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Olivia Shore Q&A: Goals of becoming Tiffin’s first national champion, wrestling as a lifestyle, Olympic gold aspirations

by Joe Wedra, USA Wrestling

Photo courtesy of Tiffin Athletics

This year, will interview one collegiate wrestling athlete each week as a part of a new Q&A series for the 2021-22 college wrestling season. Stay tuned each Thursday for a new feature, spotlighting these student-athletes both on and off the mat.
This week, we talk with Olivia Shore, who just led Tiffin to a NCWWC Northeast Regional win last weekend with her championship performance at 101 pounds. The freshman is looking to become Tiffin’s first-ever national champion at the NCWWC National Championships, which will be held at Adrian College on March 4-5.
Below, Shore talks about her introduction to wrestling, her mindset approaching Nationals and her future goals, which include being an Olympic champion.
Q: What was your introduction into the sport of wrestling and how did you begin your wrestling career?

A: My older brother, Graham, he actually wrestles at a neighboring school near me, University of Findlay, he was four years old and he needed a partner. I was always a tomboy growing up. I always wanted to be with the boys and I hung out with the boys. So, my dad was like “we’ll throw her in, make her be his partner, he’ll get good and she’ll continue with softball, or whatever she wants to do”. But, I ended up liking it a lot.
My mom wasn’t too fond of it, but I asked my dad to let me wrestle in one tournament. And if I won, he had to let me keep wrestling. But, if I lost, I said I’d never wrestle again. I ended up winning … I think I only lost one or two matches my whole first season. So, my mom said “well, I guess we lost the bet”. I continued to wrestle and ever since then, I kind of fell in love with it and made it a lifestyle. Now, this is my 16th year of wrestling.
Q: When did you know you were good, and when did it hit you that you had a future in the sport?
A: I guess I never really was like “oh, wow, you’re good”… When I knew that I loved it is when I knew that I could be something good. In middle school, I went to Graham Middle School. And if you know anything about the Graham district, it’s a pretty good spot for wrestling. So when I made the varsity spot in middle school and everything, I realized maybe I was pretty good and that I should continue. I don’t know, I just made it a lifestyle.
Q: You mention wrestling being a lifestyle. For people who might not understand that, how would you describe that and how wrestling becomes a lifestyle, as you describe it?
A: I just made it a lifestyle. I would just eat, breathe, sleep, all wrestling. I just made it my life. My dad was a very motivational guy, so he would always tell me that wrestling is a lot like life. You get thrown, you go through things you don’t expect, you get thrown to your back, this and that. I just kind of applied it to my life in general and it really became a lifestyle for me.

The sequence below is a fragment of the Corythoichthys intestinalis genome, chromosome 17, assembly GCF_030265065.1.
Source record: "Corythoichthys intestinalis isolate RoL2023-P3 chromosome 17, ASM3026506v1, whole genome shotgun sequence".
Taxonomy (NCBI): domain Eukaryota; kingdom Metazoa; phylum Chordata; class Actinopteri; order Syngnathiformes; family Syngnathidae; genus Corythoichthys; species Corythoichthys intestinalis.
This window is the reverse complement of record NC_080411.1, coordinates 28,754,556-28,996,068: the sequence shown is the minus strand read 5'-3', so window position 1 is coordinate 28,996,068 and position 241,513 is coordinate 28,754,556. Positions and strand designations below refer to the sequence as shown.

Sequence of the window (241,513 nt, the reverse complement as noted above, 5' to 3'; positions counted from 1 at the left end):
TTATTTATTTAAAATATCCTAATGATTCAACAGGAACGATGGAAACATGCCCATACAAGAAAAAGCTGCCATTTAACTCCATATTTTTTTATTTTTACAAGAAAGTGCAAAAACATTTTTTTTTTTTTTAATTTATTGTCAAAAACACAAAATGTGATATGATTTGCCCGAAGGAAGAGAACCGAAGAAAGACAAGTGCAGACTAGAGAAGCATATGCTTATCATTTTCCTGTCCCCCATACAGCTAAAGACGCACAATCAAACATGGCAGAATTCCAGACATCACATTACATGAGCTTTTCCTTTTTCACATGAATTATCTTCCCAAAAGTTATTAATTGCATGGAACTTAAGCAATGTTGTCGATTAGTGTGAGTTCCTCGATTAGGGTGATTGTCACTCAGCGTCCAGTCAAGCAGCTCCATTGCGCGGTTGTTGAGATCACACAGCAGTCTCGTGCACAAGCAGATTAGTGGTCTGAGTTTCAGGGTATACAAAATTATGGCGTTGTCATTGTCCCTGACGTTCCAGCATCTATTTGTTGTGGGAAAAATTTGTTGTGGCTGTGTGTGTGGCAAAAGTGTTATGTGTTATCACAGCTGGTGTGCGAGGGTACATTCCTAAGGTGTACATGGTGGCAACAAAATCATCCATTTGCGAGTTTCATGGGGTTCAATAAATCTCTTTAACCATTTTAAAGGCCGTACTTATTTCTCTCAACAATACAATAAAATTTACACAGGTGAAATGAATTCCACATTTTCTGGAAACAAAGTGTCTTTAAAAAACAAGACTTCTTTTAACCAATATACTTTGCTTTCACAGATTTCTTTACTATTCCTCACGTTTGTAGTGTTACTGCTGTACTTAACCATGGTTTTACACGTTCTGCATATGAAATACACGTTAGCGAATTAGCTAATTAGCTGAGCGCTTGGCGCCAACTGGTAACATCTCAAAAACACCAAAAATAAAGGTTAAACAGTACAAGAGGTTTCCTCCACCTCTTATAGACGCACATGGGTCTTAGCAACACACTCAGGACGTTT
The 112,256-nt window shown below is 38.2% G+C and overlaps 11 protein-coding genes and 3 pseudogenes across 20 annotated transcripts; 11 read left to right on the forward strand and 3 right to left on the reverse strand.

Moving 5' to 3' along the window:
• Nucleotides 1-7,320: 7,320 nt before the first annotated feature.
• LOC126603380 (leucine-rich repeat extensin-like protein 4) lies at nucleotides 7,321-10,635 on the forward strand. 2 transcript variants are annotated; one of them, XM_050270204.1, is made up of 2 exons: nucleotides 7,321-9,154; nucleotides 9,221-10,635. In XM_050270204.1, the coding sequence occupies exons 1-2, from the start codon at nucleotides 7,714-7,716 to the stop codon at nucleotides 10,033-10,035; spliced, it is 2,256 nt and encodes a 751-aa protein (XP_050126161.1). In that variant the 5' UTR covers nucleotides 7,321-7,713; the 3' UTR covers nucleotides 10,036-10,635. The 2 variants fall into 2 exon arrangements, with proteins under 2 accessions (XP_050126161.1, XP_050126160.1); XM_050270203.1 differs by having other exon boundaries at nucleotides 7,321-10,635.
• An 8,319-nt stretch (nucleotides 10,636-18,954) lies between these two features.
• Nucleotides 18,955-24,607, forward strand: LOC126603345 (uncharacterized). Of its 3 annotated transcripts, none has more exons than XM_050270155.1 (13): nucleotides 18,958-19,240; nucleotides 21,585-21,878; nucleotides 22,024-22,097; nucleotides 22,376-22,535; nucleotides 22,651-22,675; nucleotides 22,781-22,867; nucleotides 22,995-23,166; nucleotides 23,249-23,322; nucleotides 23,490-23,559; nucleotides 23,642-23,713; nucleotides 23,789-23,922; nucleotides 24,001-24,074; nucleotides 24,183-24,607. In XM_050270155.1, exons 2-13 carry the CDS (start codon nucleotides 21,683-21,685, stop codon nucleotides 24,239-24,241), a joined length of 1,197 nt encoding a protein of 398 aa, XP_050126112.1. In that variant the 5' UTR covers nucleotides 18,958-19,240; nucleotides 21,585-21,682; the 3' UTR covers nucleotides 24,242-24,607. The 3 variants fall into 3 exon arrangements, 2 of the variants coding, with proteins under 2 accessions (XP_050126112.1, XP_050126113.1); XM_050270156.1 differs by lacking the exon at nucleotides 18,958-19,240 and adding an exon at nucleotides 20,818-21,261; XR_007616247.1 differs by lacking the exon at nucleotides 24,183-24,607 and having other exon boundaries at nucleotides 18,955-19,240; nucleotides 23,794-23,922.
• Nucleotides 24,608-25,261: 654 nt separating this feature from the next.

Sixteen years later, here I am still using wrestling to get through things in my life that don’t have anything to do with wrestling. But I think since I’ve been with wrestling for so long, I’ve learned a lot of things about dealing with things with life in general just by being in the sport.
Q: The process of looking at colleges and ultimately choosing Tiffin – what was that whole process like for you?
A: It was very stressful because of COVID. I couldn’t really go on visits, so that was tough. I did do a couple of virtual ones. I don’t know… ever since I met [head coach Nick] Goebel, something about him reminded me about my dad. He’s a really good person. I didn’t want to stay in Ohio to be close to home, but I knew that Tiffin hadn’t had a national champion, and I thought it would be really cool to be the first.
Tiffin was the first girls wrestling college in Ohio. And to be the first girl to ever win a national title for them would be amazing and a dream come true. So, I’m down to one week left to get it done. So, we’ll see.
Q: What has your mindset been like here as you approach Nationals?
A: Before a match I get serious, but I like jokes and I’m a really outgoing person. So I just take it day-by-day, train really hard and make sure that when it’s time to focus on wrestling that I’m really focused. Other than that, I try not to overthink a whole lot because I’ve been wrestling my whole life. So, I’m just doing what I know how to do and also living as a college kid at the same time.
Obviously, I have nerves. But I know that I have been on big stages before. I’ve been to Worlds, I’ve won Fargo… I love that pressure. The pressure is something I love to breathe in and say “okay, here we go” instead of getting overwhelmed and not knowing how to deal with it. I just embrace it. If it was tomorrow, I’d be ready to go.
Q: Your focus is on winning a national title right now, rightfully so. But moving forward, what would you say your personal goals are as you look ahead to your wrestling career?
A: I definitely want to be an Olympic champion. My junior year of college, which will be the next Olympics, I’m going to try for it. At the end of the day, I don’t want to stop wrestling until I become an Olympic champion. Even if that means I’m 60. It’s just always been a goal of mine, and I don’t ever want to stop until it gets done.
But, I hope I’m a four-time national champion in college. I think if I work hard enough, I can get that done. I want to graduate, become a coach, help out, win the Olympics and really just be around wrestling literally for the rest of my life.